Saturday, June 7, 2008

Is Your Company's Reason for Being Increasing or Decreasing?

My wife heard a radio commercial from Best Buy this week, saying "If you buy your GPS at Best Buy, we'll teach you how to use it before you leave the store."

Brilliant!! At last, a reason to buy something at a retail store! Frankly, I've become seriously concerned about the future of retailing. The "big box" stores like Best Buy have only 2 things going for them -- they stock the products, so you can get them today, and you can see & touch the products (if they happen to be in stock).

That aside, why would you buy a commodity product like a GPS at a retail store? Online merchants stock infinitely more selection -- several dozen models times multiple vendors -- a universe of perhaps 100 different GPS models to choose from. And, depending on your perception of convenience, they bring them to your door! Personally, I like being able to research features, user comments, user ratings and price, then just order for front-porch delivery. All this for the lowest available price on the planet, usually free shipping on high-end items like GPS -- plus no sales tax!

So, Best Buy has figured out how to market an "augmented product" -- a commodity product (available anywhere, probably cheaper) augmented by the addition of a critical service -- that of helping you learn how to use it. And they've applied this idea to GPS, a product still in its early adoption curve and that's completely useless unless the buyer knows how to find his destination address. What a great plan -- a way to increase the reason for being of an electronics retail store, a business model whose reason for being has been steadily eroded by a decade of migration toward online channels.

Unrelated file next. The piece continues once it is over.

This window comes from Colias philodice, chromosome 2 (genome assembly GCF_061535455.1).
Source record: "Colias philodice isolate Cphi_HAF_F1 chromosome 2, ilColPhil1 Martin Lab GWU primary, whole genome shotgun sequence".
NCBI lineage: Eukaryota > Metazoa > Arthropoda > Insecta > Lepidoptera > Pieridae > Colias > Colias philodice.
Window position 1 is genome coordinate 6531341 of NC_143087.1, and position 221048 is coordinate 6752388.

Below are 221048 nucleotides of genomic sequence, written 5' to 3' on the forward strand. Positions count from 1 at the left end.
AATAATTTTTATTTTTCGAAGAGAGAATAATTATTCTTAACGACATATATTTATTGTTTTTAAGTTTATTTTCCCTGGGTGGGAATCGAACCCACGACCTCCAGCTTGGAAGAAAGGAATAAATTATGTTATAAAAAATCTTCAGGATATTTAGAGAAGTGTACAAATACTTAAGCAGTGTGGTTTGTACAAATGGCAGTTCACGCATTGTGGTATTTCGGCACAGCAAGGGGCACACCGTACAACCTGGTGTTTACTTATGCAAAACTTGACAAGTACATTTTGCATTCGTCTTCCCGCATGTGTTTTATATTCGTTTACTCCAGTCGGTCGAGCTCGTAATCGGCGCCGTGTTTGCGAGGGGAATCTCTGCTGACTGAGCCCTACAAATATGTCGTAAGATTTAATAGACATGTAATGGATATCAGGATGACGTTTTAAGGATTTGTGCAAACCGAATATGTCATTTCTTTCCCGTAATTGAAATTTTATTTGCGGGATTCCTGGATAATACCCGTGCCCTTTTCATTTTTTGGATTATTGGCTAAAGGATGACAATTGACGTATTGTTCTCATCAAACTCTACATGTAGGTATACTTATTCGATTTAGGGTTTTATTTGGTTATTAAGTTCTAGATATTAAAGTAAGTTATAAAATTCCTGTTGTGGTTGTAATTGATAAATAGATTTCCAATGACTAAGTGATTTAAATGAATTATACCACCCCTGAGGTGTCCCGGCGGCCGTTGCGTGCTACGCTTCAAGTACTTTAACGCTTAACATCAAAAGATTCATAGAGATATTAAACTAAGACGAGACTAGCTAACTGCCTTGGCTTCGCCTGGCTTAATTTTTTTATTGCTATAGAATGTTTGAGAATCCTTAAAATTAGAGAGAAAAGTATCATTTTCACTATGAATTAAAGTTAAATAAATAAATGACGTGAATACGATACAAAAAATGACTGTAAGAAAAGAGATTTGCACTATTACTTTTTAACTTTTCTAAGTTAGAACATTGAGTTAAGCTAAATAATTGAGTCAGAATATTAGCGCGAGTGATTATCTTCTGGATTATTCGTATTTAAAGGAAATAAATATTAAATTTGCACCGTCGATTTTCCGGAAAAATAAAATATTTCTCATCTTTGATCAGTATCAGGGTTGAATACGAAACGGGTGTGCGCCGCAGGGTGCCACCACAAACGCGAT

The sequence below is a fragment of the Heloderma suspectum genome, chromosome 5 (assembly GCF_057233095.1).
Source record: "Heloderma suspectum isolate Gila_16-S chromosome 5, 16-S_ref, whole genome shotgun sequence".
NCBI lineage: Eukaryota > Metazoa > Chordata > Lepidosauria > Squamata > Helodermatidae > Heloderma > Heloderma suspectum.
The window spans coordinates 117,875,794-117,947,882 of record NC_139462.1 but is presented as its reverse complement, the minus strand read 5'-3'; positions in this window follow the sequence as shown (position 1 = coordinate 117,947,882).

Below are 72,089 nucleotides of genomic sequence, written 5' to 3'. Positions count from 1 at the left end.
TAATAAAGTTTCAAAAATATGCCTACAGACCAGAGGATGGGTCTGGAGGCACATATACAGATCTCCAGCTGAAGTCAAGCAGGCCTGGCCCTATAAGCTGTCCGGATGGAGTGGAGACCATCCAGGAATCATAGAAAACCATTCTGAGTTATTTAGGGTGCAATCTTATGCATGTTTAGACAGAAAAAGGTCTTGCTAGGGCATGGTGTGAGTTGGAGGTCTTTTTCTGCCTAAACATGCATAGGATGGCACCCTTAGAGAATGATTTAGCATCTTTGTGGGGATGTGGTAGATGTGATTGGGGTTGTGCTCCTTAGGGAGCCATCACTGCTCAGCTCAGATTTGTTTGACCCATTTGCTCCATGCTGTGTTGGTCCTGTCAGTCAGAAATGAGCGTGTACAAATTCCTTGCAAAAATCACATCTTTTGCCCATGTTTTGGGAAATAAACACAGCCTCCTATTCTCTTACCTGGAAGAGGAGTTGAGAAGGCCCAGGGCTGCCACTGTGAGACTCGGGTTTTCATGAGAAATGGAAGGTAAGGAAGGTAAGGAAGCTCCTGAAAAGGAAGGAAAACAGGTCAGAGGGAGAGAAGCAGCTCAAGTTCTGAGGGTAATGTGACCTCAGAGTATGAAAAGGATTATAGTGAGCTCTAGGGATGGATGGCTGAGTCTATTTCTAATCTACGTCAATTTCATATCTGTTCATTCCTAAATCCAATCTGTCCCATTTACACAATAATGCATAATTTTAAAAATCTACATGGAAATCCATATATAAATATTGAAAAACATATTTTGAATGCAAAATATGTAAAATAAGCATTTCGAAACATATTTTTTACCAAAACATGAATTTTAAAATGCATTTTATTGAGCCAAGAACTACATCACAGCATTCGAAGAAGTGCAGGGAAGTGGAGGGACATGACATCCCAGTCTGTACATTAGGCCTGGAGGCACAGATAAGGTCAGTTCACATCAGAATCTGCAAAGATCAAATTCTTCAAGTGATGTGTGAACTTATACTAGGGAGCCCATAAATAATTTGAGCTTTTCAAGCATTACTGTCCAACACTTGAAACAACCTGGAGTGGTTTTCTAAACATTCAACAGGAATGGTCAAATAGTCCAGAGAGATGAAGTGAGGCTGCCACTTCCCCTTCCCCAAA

Have you taken a look lately at augmented product opportunities in your business? What service could you offer to your customers to set yourself apart from other competitors? Look at things the customer has to do before, during or after he uses your product. Is it design? Is it inventory? Is it training? Is it field service? Or something else?

If you're in a service business, are there products your customer needs before, during or after you provide your service? Could you deliver those as an augmentation to the service you're now providing, and take a margin on them? You're there anyway and you have a relationship already.

The Internet has become the great disintermediator. It has evaporated the reason for being of many businesses, particularly those formerly occupied by agents, reps, distributors or retailers. If you're in one of those "middleman" channels, you're in the gunsights of the Internet, and your business is likely to be next. Mount your defense in advance by augmenting the product you provide with services your customer needs, thereby providing an indispensable combination and increasing his "switching costs" -- he has to find and coordinate more than one vendor to replace you.

So, just when I thought big box retailing was an endangered species, Best Buy came up with a way, in at least one product line, to increase its reason for being. Way to go, guys!

If you have examples of how you've augmented your products with services essential to your customers, please click on Comment below and share them with us.

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Terry Weaver

Chief Executive Boards International
864 527-5917

Chief Executive Boards International: Freedom for business owners & CEOs -- Less Work, More Money, More Freedom to enjoy it

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